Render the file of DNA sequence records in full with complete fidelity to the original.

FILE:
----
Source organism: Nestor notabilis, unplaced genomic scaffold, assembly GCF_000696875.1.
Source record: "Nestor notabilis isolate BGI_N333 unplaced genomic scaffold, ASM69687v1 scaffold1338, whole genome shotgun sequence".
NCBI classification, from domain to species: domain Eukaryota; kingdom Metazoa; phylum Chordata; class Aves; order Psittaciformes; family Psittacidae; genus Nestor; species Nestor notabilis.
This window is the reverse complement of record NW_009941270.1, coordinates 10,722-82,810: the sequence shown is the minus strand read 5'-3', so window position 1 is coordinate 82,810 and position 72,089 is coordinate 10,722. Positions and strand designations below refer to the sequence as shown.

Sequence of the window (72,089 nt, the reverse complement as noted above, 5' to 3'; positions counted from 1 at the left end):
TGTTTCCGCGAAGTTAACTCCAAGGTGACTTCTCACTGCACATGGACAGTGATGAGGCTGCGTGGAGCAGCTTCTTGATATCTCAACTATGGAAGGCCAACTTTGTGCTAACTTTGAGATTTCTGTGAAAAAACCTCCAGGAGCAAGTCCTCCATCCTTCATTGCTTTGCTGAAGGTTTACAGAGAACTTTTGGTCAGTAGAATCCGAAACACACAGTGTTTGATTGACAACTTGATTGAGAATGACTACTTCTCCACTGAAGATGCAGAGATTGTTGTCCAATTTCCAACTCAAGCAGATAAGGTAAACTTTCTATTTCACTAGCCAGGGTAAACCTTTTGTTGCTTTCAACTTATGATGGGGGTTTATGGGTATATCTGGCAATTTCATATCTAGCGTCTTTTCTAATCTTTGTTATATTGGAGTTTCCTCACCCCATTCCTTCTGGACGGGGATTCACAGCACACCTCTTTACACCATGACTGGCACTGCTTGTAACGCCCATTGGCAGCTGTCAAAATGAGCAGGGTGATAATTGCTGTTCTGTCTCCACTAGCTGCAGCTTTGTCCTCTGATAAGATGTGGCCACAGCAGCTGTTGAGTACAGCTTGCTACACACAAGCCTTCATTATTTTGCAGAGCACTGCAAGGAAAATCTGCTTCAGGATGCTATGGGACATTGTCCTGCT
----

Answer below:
Source organism: Nestor notabilis, unplaced genomic scaffold, assembly GCF_000696875.1.
Source record: "Nestor notabilis isolate BGI_N333 unplaced genomic scaffold, ASM69687v1 scaffold1338, whole genome shotgun sequence".
NCBI classification, from domain to species: domain Eukaryota; kingdom Metazoa; phylum Chordata; class Aves; order Psittaciformes; family Psittacidae; genus Nestor; species Nestor notabilis.
This window is the reverse complement of record NW_009941270.1, coordinates 10,722-82,810: the sequence shown is the minus strand read 5'-3', so window position 1 is coordinate 82,810 and position 72,089 is coordinate 10,722. Positions and strand designations below refer to the sequence as shown.

Sequence of the window (72,089 nt, the reverse complement as noted above, 5' to 3'; positions counted from 1 at the left end):
TGTTTCCGCGAAGTTAACTCCAAGGTGACTTCTCACTGCACATGGACAGTGATGAGGCTGCGTGGAGCAGCTTCTTGATATCTCAACTATGGAAGGCCAACTTTGTGCTAACTTTGAGATTTCTGTGAAAAAACCTCCAGGAGCAAGTCCTCCATCCTTCATTGCTTTGCTGAAGGTTTACAGAGAACTTTTGGTCAGTAGAATCCGAAACACACAGTGTTTGATTGACAACTTGATTGAGAATGACTACTTCTCCACTGAAGATGCAGAGATTGTTGTCCAATTTCCAACTCAAGCAGATAAGGTAAACTTTCTATTTCACTAGCCAGGGTAAACCTTTTGTTGCTTTCAACTTATGATGGGGGTTTATGGGTATATCTGGCAATTTCATATCTAGCGTCTTTTCTAATCTTTGTTATATTGGAGTTTCCTCACCCCATTCCTTCTGGACGGGGATTCACAGCACACCTCTTTACACCATGACTGGCACTGCTTGTAACGCCCATTGGCAGCTGTCAAAATGAGCAGGGTGATAATTGCTGTTCTGTCTCCACTAGCTGCAGCTTTGTCCTCTGATAAGATGTGGCCACAGCAGCTGTTGAGTACAGCTTGCTACACACAAGCCTTCATTATTTTGCAGAGCACTGCAAGGAAAATCTGCTTCAGGATGCTATGGGACATTGTCCTGCT